Everyone needs a little motivation from time to time, especially your teenager. It’s not uncommon for your teen to seem unmotivated, undecided about college, undecided about her future and uncaring of it all. She may seem perfectly content to lie around the house listening to music or gossiping with her girlfriends over the phone. Before you start to worry that your teen isn’t going to do anything with her life, take a step back and think about what you can do to motivate your teen enough to do something with her life.
Recognize and praise your teen’s achievements in and out of school. If you want to convince her to do something with her life, recognize the good she is already doing, says Education.com. If you’ve been pressuring her to take up an extracurricular activity for a while, praise her for spending a few hours volunteering at the library or tutoring her peers. Even if she only did it for extra credit or to satisfy her high school’s volunteer requirements, hearing you praise her efforts is a great motivator, which may encourage her to pursue this activity.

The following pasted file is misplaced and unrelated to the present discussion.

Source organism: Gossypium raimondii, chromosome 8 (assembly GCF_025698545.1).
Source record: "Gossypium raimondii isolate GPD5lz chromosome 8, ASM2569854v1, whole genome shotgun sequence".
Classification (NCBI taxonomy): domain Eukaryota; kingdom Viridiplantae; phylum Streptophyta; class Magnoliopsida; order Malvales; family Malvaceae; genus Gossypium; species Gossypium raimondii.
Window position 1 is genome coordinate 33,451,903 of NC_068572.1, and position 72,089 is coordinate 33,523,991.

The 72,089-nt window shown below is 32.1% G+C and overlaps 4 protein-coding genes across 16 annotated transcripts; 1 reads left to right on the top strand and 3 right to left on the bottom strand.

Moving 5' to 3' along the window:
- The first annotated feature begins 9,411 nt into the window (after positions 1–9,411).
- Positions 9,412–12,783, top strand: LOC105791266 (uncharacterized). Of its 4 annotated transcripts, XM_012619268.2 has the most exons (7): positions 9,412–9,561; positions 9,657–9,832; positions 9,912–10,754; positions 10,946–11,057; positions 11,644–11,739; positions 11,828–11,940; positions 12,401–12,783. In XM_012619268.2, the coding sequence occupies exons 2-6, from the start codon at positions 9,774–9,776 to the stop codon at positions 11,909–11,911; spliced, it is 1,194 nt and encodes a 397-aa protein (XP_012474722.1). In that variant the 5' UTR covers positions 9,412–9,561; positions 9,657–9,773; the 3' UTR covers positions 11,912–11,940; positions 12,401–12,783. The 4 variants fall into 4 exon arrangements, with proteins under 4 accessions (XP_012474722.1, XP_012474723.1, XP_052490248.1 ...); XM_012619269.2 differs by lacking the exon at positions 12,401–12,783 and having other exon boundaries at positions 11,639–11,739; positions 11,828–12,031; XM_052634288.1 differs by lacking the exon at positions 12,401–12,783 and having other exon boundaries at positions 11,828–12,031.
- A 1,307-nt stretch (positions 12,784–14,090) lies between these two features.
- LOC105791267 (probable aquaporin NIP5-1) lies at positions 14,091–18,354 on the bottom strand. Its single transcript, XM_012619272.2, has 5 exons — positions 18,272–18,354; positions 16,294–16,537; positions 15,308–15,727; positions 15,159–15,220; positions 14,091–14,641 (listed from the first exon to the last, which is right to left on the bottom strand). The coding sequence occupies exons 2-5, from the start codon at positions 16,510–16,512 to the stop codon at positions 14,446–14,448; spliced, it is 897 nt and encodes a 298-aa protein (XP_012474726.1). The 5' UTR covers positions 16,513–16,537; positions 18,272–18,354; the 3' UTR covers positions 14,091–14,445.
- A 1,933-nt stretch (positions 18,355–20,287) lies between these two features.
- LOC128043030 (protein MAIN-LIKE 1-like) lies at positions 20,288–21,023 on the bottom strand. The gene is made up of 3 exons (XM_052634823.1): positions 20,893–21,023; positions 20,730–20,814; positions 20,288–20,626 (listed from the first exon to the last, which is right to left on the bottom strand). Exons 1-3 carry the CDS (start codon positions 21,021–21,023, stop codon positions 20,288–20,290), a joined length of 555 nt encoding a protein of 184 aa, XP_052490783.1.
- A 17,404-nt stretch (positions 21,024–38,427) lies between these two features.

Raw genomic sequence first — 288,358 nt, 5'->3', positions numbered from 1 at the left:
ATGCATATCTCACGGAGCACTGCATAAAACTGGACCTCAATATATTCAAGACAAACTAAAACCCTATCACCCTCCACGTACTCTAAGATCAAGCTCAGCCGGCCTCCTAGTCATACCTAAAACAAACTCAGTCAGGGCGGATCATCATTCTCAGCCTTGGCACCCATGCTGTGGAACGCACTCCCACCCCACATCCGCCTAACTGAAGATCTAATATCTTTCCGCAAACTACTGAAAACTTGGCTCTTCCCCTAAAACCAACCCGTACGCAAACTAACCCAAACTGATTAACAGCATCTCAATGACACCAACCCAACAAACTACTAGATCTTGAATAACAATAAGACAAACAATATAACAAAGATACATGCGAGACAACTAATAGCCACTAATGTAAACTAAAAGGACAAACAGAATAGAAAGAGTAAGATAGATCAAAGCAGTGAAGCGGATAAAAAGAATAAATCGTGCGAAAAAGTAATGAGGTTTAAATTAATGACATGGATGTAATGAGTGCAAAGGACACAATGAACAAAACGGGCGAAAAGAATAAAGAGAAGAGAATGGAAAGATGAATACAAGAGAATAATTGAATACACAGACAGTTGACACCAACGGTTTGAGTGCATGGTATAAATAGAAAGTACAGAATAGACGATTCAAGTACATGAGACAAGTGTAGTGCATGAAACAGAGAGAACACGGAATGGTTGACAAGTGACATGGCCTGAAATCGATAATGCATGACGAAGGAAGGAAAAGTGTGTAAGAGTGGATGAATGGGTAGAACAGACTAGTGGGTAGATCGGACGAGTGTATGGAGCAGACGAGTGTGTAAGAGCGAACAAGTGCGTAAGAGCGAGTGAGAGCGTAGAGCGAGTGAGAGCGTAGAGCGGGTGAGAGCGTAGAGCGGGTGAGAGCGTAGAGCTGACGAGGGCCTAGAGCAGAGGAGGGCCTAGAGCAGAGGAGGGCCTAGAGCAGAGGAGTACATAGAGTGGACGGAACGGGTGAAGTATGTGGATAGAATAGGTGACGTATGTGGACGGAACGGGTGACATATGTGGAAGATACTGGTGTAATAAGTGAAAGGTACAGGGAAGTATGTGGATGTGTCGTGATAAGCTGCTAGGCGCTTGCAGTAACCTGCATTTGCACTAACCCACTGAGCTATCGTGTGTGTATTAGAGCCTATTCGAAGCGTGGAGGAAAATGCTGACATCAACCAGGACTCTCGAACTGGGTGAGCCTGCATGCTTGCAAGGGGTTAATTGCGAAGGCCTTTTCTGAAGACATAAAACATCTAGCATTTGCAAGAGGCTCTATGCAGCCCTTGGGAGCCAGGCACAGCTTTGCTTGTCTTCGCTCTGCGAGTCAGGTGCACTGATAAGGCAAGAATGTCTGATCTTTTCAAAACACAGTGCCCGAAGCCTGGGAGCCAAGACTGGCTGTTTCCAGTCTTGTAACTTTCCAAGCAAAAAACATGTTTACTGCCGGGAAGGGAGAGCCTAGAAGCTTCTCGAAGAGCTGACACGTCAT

Help your teen make some goals, advises KidsHealth. Sit her down and ask what she wants out of life. Write down what she tells you and then ask her what she thinks she needs to do to achieve those goals. If she wants to be a doctor, ask her what she can do now to help her achieve that goal. Sometimes all she needs is a gentle reminder that if she wants to be a doctor, she can get ahead of the game by volunteering at the hospital or by picking up a few medical journals to read during his free time.
Support your teen in her attempt to reach her goals. Even if she doesn’t know what she wants to do with her life when she grows up, she can do something with her life right now. You can support her by encouraging her to try new things. If she likes to write, surprise her by enrolling her in a creative writing class. If she likes to cook, surprise her with cooking classes. By supporting her hobbies and interests, you are helping her focus on her skills and desires, and potentially convincing her to take her love of a specific hobby to the next level and use it to do something with her life.
Encourage her to get a job. If she doesn't seem to want to do anything with her life at the moment, tell her it's time for her to get a part-time job, since she doesn't have anything else going on. At the very least, she'll get a job and learn the value of hard work or the decision that serving fries is not her idea of fun, which may motivate her to choose a career path.
Keep your expectations realistic, advises KidsHealth. If you want your teen to do something with her life, you cannot expect her to wake up one morning and suddenly become volunteer of the year at the nursing home or class president. You have to let her take it one step at a time and not become frustrated when she takes a day off to be a teenager who just wants to hang out in her pajamas watching movies with her friends.